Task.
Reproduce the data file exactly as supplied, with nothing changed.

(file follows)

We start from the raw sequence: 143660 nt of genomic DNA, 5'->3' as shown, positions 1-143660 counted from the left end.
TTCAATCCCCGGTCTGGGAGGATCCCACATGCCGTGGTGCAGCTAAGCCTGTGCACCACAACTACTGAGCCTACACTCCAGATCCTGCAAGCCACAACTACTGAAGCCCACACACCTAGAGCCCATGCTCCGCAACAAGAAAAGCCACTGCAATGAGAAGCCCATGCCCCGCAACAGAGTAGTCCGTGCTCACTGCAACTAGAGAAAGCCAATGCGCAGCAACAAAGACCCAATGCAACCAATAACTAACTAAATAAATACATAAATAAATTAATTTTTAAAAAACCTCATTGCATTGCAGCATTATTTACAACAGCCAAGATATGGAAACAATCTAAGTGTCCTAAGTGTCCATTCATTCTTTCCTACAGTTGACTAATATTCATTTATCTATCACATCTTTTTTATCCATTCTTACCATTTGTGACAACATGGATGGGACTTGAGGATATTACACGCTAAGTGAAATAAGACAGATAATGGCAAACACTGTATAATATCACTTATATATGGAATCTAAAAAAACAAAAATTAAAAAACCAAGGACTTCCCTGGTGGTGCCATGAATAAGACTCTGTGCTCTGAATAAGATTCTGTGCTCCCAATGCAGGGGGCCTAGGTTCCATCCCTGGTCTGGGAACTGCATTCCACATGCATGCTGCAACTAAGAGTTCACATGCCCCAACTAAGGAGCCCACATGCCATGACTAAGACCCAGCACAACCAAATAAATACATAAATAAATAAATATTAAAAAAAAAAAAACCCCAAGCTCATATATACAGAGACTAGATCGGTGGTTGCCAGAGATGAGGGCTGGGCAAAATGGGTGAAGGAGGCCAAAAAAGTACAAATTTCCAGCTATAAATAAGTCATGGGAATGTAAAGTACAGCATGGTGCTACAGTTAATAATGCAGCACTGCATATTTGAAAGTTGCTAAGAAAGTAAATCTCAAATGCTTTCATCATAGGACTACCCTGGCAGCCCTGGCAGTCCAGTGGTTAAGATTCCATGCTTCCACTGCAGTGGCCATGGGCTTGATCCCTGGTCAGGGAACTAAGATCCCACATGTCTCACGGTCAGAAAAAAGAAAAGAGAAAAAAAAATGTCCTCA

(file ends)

We start from the raw sequence: 143660 nt of genomic DNA, 5'->3' as shown, positions 1-143660 counted from the left end.
TTCAATCCCCGGTCTGGGAGGATCCCACATGCCGTGGTGCAGCTAAGCCTGTGCACCACAACTACTGAGCCTACACTCCAGATCCTGCAAGCCACAACTACTGAAGCCCACACACCTAGAGCCCATGCTCCGCAACAAGAAAAGCCACTGCAATGAGAAGCCCATGCCCCGCAACAGAGTAGTCCGTGCTCACTGCAACTAGAGAAAGCCAATGCGCAGCAACAAAGACCCAATGCAACCAATAACTAACTAAATAAATACATAAATAAATTAATTTTTAAAAAACCTCATTGCATTGCAGCATTATTTACAACAGCCAAGATATGGAAACAATCTAAGTGTCCTAAGTGTCCATTCATTCTTTCCTACAGTTGACTAATATTCATTTATCTATCACATCTTTTTTATCCATTCTTACCATTTGTGACAACATGGATGGGACTTGAGGATATTACACGCTAAGTGAAATAAGACAGATAATGGCAAACACTGTATAATATCACTTATATATGGAATCTAAAAAAACAAAAATTAAAAAACCAAGGACTTCCCTGGTGGTGCCATGAATAAGACTCTGTGCTCTGAATAAGATTCTGTGCTCCCAATGCAGGGGGCCTAGGTTCCATCCCTGGTCTGGGAACTGCATTCCACATGCATGCTGCAACTAAGAGTTCACATGCCCCAACTAAGGAGCCCACATGCCATGACTAAGACCCAGCACAACCAAATAAATACATAAATAAATAAATATTAAAAAAAAAAAAACCCCAAGCTCATATATACAGAGACTAGATCGGTGGTTGCCAGAGATGAGGGCTGGGCAAAATGGGTGAAGGAGGCCAAAAAAGTACAAATTTCCAGCTATAAATAAGTCATGGGAATGTAAAGTACAGCATGGTGCTACAGTTAATAATGCAGCACTGCATATTTGAAAGTTGCTAAGAAAGTAAATCTCAAATGCTTTCATCATAGGACTACCCTGGCAGCCCTGGCAGTCCAGTGGTTAAGATTCCATGCTTCCACTGCAGTGGCCATGGGCTTGATCCCTGGTCAGGGAACTAAGATCCCACATGTCTCACGGTCAGAAAAAAGAAAAGAGAAAAAAAAATGTCCTCA